“We had done the Clangers, we were writing books, they were still showing Pogles’ Wood and there was an amazing concentration of work we were involved in.
“Bagpuss was like the culmination of everything we’d done before. It became the pinnacle of what we did.
"It was our best thing ever and I really enjoyed making them.”
In 1999 a BBC poll named Bagpuss the most popular children's show of all time.
It was a family affair too. Emily, the little girl holding Bagpuss in the programme, was Emily Firmin, the daughter of Peter and his wife Joan. Today, she's a successful artist in her own right in Whitstable. And, just to make you feel old, in her mid-50s. His wife Joan also knitted the Clangers.
Peter Firmin was 30 when his path crossed with Postgate's, in London in 1958.
Having emerged from art school he had worked in a variety of roles in the world of art - from working in a stained glass studio to lecturing on the subject - and was trying to establish himself as an illustrator with varying levels of success.
He explained: "I had been trying to freelance as an illustrator after leaving a studio I’d been working for, in Bond Street.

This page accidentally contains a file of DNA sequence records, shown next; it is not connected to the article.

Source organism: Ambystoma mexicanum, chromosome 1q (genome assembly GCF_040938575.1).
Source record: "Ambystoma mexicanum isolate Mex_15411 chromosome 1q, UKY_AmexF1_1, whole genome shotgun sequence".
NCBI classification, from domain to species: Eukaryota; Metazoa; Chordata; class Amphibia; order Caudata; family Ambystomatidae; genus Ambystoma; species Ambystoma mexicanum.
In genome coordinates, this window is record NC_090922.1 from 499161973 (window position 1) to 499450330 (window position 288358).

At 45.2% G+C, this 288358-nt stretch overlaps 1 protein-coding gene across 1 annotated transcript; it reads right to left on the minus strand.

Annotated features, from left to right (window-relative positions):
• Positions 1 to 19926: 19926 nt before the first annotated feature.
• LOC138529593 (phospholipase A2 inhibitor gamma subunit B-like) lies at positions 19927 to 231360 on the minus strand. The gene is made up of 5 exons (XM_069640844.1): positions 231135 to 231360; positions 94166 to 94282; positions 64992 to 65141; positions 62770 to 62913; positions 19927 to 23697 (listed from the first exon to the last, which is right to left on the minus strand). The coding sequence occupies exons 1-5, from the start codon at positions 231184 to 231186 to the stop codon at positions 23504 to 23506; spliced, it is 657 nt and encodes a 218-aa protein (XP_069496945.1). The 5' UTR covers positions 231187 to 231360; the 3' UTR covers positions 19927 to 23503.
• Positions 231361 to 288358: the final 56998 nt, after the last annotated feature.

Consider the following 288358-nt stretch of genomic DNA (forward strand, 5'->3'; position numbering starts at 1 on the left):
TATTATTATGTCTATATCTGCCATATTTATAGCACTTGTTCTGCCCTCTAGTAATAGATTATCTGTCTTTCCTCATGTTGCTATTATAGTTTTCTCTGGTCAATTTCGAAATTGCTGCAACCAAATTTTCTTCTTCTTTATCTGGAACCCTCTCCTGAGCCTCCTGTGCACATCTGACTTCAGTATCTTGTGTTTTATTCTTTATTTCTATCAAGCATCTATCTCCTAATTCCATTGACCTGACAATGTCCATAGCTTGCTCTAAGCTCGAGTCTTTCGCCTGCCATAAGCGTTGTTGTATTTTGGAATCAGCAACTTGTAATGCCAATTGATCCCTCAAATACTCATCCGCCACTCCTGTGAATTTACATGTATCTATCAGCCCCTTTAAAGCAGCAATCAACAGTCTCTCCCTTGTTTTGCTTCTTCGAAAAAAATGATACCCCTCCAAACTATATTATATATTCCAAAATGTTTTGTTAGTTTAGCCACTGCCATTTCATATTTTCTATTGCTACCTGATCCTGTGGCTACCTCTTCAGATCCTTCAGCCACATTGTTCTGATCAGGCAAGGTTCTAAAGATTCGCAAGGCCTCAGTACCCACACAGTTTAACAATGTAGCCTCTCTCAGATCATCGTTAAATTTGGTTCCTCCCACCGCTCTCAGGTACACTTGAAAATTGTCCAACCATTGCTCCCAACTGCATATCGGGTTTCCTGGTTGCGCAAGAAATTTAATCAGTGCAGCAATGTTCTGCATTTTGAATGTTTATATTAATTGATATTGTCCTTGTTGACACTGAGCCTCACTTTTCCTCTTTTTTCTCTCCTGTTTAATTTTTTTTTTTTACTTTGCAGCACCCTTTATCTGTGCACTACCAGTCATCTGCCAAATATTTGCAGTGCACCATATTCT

“Then Oliver came along looking to find someone to do the drawings of some live animation he was working on in the studio. Oliver was working in TV and thought he could do so much more in children’s television.
“He’d been referred to me by the Central School of Art, where I’d been teaching. He had asked if they could recommend someone hard up enough to do a lot of work for little money. I reluctantly agreed.
"I thought as it was only six weeks I’d give it a go. I thought television was a bit crap – and it was back then. Children’s television was all live, with string puppets and crude animation.
“I found I could work things with cardboard mechanics and Oliver brought his camera and taught himself to do animation so between us it worked well.”